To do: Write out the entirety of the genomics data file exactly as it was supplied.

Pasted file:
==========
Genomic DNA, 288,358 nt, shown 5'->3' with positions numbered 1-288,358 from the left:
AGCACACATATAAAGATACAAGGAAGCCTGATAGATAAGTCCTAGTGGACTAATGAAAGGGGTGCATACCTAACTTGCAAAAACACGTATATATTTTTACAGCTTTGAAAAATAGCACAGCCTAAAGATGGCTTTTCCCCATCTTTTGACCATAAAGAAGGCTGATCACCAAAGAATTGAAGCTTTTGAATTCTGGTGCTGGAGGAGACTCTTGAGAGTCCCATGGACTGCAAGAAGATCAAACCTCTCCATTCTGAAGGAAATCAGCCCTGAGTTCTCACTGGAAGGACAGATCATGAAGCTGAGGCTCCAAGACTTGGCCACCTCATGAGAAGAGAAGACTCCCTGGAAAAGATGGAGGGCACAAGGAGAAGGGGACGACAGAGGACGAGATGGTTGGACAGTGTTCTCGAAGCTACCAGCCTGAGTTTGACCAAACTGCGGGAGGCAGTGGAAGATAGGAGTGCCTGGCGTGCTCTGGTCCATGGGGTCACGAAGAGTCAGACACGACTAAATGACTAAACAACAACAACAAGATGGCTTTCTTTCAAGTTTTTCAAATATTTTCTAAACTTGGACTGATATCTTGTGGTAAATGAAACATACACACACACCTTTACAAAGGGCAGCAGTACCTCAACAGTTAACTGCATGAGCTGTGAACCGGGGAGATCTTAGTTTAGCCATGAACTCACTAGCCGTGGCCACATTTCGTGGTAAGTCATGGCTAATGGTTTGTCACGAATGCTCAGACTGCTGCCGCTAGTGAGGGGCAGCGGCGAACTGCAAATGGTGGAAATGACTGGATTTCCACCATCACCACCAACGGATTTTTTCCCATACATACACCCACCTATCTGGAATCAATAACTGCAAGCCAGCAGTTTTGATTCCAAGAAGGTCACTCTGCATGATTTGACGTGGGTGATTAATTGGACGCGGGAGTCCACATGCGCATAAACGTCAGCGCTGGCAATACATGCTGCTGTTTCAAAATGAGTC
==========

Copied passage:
Genomic DNA, 288,358 nt, shown 5'->3' with positions numbered 1-288,358 from the left:
AGCACACATATAAAGATACAAGGAAGCCTGATAGATAAGTCCTAGTGGACTAATGAAAGGGGTGCATACCTAACTTGCAAAAACACGTATATATTTTTACAGCTTTGAAAAATAGCACAGCCTAAAGATGGCTTTTCCCCATCTTTTGACCATAAAGAAGGCTGATCACCAAAGAATTGAAGCTTTTGAATTCTGGTGCTGGAGGAGACTCTTGAGAGTCCCATGGACTGCAAGAAGATCAAACCTCTCCATTCTGAAGGAAATCAGCCCTGAGTTCTCACTGGAAGGACAGATCATGAAGCTGAGGCTCCAAGACTTGGCCACCTCATGAGAAGAGAAGACTCCCTGGAAAAGATGGAGGGCACAAGGAGAAGGGGACGACAGAGGACGAGATGGTTGGACAGTGTTCTCGAAGCTACCAGCCTGAGTTTGACCAAACTGCGGGAGGCAGTGGAAGATAGGAGTGCCTGGCGTGCTCTGGTCCATGGGGTCACGAAGAGTCAGACACGACTAAATGACTAAACAACAACAACAAGATGGCTTTCTTTCAAGTTTTTCAAATATTTTCTAAACTTGGACTGATATCTTGTGGTAAATGAAACATACACACACACCTTTACAAAGGGCAGCAGTACCTCAACAGTTAACTGCATGAGCTGTGAACCGGGGAGATCTTAGTTTAGCCATGAACTCACTAGCCGTGGCCACATTTCGTGGTAAGTCATGGCTAATGGTTTGTCACGAATGCTCAGACTGCTGCCGCTAGTGAGGGGCAGCGGCGAACTGCAAATGGTGGAAATGACTGGATTTCCACCATCACCACCAACGGATTTTTTCCCATACATACACCCACCTATCTGGAATCAATAACTGCAAGCCAGCAGTTTTGATTCCAAGAAGGTCACTCTGCATGATTTGACGTGGGTGATTAATTGGACGCGGGAGTCCACATGCGCATAAACGTCAGCGCTGGCAATACATGCTGCTGTTTCAAAATGAGTC